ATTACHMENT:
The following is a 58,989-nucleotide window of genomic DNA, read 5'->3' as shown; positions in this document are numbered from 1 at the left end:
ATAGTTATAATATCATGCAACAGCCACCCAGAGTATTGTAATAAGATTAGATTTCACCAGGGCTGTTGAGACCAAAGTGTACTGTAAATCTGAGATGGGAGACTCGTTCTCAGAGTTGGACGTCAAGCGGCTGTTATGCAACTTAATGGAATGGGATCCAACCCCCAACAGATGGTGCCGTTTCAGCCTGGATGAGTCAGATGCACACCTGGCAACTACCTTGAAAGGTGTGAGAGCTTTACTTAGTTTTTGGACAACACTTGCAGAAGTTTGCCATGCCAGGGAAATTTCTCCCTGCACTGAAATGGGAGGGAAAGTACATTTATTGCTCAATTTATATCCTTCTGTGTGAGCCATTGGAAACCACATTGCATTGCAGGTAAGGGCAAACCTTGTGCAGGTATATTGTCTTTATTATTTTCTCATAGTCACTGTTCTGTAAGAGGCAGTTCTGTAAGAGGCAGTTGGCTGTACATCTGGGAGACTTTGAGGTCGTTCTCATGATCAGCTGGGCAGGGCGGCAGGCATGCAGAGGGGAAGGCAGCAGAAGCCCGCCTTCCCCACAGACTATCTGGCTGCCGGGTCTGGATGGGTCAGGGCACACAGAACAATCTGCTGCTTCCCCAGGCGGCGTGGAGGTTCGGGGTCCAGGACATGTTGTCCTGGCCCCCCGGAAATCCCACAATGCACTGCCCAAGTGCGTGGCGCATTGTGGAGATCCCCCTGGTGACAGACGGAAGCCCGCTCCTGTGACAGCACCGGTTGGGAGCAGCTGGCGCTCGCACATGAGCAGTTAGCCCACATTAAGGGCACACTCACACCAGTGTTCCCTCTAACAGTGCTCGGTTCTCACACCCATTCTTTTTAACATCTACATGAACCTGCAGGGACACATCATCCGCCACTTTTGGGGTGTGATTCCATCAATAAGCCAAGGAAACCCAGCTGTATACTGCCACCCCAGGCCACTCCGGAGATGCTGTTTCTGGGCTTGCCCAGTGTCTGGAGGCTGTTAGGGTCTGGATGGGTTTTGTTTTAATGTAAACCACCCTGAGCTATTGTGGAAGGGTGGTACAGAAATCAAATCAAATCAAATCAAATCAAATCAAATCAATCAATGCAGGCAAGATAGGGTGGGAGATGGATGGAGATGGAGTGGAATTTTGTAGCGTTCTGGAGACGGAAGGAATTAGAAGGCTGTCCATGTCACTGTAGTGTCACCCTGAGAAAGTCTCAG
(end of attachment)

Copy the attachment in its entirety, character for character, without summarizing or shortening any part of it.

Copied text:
The following is a 58,989-nucleotide window of genomic DNA, read 5'->3' as shown; positions in this document are numbered from 1 at the left end:
ATAGTTATAATATCATGCAACAGCCACCCAGAGTATTGTAATAAGATTAGATTTCACCAGGGCTGTTGAGACCAAAGTGTACTGTAAATCTGAGATGGGAGACTCGTTCTCAGAGTTGGACGTCAAGCGGCTGTTATGCAACTTAATGGAATGGGATCCAACCCCCAACAGATGGTGCCGTTTCAGCCTGGATGAGTCAGATGCACACCTGGCAACTACCTTGAAAGGTGTGAGAGCTTTACTTAGTTTTTGGACAACACTTGCAGAAGTTTGCCATGCCAGGGAAATTTCTCCCTGCACTGAAATGGGAGGGAAAGTACATTTATTGCTCAATTTATATCCTTCTGTGTGAGCCATTGGAAACCACATTGCATTGCAGGTAAGGGCAAACCTTGTGCAGGTATATTGTCTTTATTATTTTCTCATAGTCACTGTTCTGTAAGAGGCAGTTCTGTAAGAGGCAGTTGGCTGTACATCTGGGAGACTTTGAGGTCGTTCTCATGATCAGCTGGGCAGGGCGGCAGGCATGCAGAGGGGAAGGCAGCAGAAGCCCGCCTTCCCCACAGACTATCTGGCTGCCGGGTCTGGATGGGTCAGGGCACACAGAACAATCTGCTGCTTCCCCAGGCGGCGTGGAGGTTCGGGGTCCAGGACATGTTGTCCTGGCCCCCCGGAAATCCCACAATGCACTGCCCAAGTGCGTGGCGCATTGTGGAGATCCCCCTGGTGACAGACGGAAGCCCGCTCCTGTGACAGCACCGGTTGGGAGCAGCTGGCGCTCGCACATGAGCAGTTAGCCCACATTAAGGGCACACTCACACCAGTGTTCCCTCTAACAGTGCTCGGTTCTCACACCCATTCTTTTTAACATCTACATGAACCTGCAGGGACACATCATCCGCCACTTTTGGGGTGTGATTCCATCAATAAGCCAAGGAAACCCAGCTGTATACTGCCACCCCAGGCCACTCCGGAGATGCTGTTTCTGGGCTTGCCCAGTGTCTGGAGGCTGTTAGGGTCTGGATGGGTTTTGTTTTAATGTAAACCACCCTGAGCTATTGTGGAAGGGTGGTACAGAAATCAAATCAAATCAAATCAAATCAAATCAAATCAATCAATGCAGGCAAGATAGGGTGGGAGATGGATGGAGATGGAGTGGAATTTTGTAGCGTTCTGGAGACGGAAGGAATTAGAAGGCTGTCCATGTCACTGTAGTGTCACCCTGAGAAAGTCTCAG